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The "Self-Discover: LLMs Self-compose Reasoning Structures" app is an educational and experimental tool designed to showcase the capabilities of large language models (LLMs) in automating the selection, adaptation, and implementation of reasoning structures based on the principles outlined in the research paper "Self-discover: LLMs self-compose reasoning structures" by Google DeepMind. The app leverages a combination of predefined reasoning modules and a user-provided task description to generate a structured reasoning approach, facilitating enhanced performance on complex tasks.

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Use Cases Limitations Evidence Owner's Insight
  • Medical Education: Medical students and educators can use the app to simulate and understand diagnostic reasoning, exploring how AI might assist in structuring complex clinical decision-making processes.
  • Clinical Research: Researchers in clinical fields can employ the app to test hypotheses about the automation of diagnostic reasoning or to explore new methodologies for patient data analysis.
  • Professional Development: Healthcare researchers and professionals can use the app to understand how AI might assist or enhance human reasoning skills.
  • Scope of Tasks: The app's effectiveness is limited to the quality and scope of the input task descriptions and examples. It may not perform well on tasks that are poorly defined or extremely complex.
  • Dependence on User Input: The accuracy of the reasoning structures depends significantly on the user’s ability to provide clear and relevant task descriptions and examples.
  • No PII Handling: The app should not be used with personally identifiable information (PII). It also shouldn't be used for making decisions in sensitive areas like healthcare or legal advice without human oversight.

The framework is based on principles from the "Self-discover: LLMs self-compose reasoning structures" paper by Google DeepMind, showcasing potential uses of LLMs in structured problem-solving. While promising, the application in medical settings remains theoretical and experimental, necessitating further validation and testing to ensure reliability and accuracy in clinical applications.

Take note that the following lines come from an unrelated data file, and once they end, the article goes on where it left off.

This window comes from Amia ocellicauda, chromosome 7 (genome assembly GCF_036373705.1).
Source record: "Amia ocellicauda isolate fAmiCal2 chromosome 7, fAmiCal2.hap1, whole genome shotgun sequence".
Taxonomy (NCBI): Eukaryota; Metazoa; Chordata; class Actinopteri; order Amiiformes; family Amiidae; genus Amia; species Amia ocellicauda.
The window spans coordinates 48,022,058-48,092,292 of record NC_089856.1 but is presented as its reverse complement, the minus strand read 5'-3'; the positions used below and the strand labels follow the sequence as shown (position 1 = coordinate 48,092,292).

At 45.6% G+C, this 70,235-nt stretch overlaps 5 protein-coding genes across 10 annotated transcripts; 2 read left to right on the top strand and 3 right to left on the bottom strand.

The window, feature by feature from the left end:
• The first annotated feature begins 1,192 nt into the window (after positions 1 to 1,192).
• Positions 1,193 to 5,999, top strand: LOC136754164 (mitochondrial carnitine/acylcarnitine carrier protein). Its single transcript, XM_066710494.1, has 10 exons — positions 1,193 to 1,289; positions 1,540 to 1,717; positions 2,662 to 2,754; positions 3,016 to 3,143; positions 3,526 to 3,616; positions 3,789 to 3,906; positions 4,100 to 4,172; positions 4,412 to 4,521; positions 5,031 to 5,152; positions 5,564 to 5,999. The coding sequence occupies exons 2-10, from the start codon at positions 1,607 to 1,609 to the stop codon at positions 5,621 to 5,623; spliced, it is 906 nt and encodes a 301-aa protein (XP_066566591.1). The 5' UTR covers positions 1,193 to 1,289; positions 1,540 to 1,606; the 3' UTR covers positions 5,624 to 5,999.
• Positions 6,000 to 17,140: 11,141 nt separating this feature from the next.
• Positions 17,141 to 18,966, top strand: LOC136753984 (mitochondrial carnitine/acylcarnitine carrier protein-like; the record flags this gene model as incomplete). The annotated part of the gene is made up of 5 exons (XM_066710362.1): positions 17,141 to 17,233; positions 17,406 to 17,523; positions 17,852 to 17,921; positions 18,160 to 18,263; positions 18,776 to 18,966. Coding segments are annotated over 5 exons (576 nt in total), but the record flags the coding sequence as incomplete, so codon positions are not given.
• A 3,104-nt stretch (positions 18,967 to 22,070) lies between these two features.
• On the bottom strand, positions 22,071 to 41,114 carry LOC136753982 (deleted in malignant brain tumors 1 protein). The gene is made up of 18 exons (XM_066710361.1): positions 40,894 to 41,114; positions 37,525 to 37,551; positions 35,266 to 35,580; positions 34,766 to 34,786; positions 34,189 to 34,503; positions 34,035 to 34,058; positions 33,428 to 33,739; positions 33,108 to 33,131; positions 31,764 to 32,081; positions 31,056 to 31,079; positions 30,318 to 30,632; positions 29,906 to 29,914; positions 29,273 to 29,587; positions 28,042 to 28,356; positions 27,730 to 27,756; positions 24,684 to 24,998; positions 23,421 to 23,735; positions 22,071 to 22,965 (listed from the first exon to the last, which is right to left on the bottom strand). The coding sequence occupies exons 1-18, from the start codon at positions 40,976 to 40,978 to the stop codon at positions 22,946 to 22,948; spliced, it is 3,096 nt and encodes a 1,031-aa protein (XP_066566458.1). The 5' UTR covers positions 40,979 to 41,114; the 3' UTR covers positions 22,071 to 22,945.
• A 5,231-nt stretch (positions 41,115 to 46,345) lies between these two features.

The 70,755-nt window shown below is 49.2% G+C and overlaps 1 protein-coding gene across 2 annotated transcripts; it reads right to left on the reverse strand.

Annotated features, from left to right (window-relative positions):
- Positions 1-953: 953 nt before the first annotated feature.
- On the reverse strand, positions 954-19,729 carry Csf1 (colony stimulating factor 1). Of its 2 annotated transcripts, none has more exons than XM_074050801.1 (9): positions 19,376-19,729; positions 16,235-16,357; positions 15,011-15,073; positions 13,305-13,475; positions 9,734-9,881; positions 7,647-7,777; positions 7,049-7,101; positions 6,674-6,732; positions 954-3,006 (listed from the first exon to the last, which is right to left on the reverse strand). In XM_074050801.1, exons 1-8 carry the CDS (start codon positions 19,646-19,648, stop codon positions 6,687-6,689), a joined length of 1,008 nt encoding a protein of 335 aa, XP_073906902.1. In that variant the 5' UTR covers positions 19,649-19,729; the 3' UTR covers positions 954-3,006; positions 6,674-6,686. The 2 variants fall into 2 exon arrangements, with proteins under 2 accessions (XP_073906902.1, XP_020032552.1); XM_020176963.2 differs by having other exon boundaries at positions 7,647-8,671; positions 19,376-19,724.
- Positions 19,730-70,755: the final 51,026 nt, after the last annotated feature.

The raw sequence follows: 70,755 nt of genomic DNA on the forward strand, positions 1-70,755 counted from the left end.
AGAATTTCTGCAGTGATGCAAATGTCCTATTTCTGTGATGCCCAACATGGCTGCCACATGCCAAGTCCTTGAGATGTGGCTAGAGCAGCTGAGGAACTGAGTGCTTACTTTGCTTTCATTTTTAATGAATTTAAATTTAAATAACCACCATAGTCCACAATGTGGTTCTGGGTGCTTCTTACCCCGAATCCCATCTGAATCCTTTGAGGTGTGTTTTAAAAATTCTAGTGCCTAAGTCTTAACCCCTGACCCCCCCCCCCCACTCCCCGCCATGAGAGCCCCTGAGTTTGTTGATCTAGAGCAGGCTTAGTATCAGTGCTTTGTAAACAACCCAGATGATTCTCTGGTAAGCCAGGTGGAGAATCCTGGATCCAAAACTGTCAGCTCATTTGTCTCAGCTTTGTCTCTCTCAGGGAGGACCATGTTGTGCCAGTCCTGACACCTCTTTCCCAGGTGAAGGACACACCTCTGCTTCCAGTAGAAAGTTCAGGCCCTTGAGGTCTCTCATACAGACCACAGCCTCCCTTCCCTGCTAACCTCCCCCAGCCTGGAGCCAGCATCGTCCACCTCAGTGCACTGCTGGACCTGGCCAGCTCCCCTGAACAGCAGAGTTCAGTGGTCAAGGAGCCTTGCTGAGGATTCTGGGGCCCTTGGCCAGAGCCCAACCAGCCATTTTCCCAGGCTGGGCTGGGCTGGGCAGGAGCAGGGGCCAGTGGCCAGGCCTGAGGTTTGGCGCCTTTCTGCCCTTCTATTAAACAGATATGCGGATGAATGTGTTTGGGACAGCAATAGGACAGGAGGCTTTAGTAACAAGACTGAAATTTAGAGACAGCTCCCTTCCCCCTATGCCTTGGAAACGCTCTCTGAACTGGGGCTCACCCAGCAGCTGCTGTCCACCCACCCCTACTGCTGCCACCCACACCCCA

I'm Venkata Chengalvala, the main developer of this app. As an AI consultant for Health Universe, I port high-quality peer-reviewed AI models helpful to clinicians, patients, and/or researchers to Health Universe's platform. I have a Bachelor of Science in Molecular, Cellular, and Developmental Biology (MCDB) and Computer Science from the University of Michigan-Ann Arbor. During my education, I engaged in medical research, co-authoring a literature review on tumor-derived exosomes, cited by 30+ people so far: https://www.sciencedirect.com/science/article/pii/S2211383521001398.

I created this app to demonstrate the potential of large language models (LLMs) such as GPT-4 in handling tasks that require complex, multi-step reasoning—a common necessity in healthcare tasks. By simulating reasoning processes, the app offers a unique tool for clinicians, researchers, and patients to explore the integration of AI in medical decision-making.

Your insights and feedback on this app are greatly appreciated. If you have any thoughts or feedback on this app, feel free to start a discussion in the "Discussions" tab on this page.

Prototype

Warning: Not intended for clinical use. Assume outputs are unsafe and unvalidated. Use carefully.


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Venkata Chengalvala

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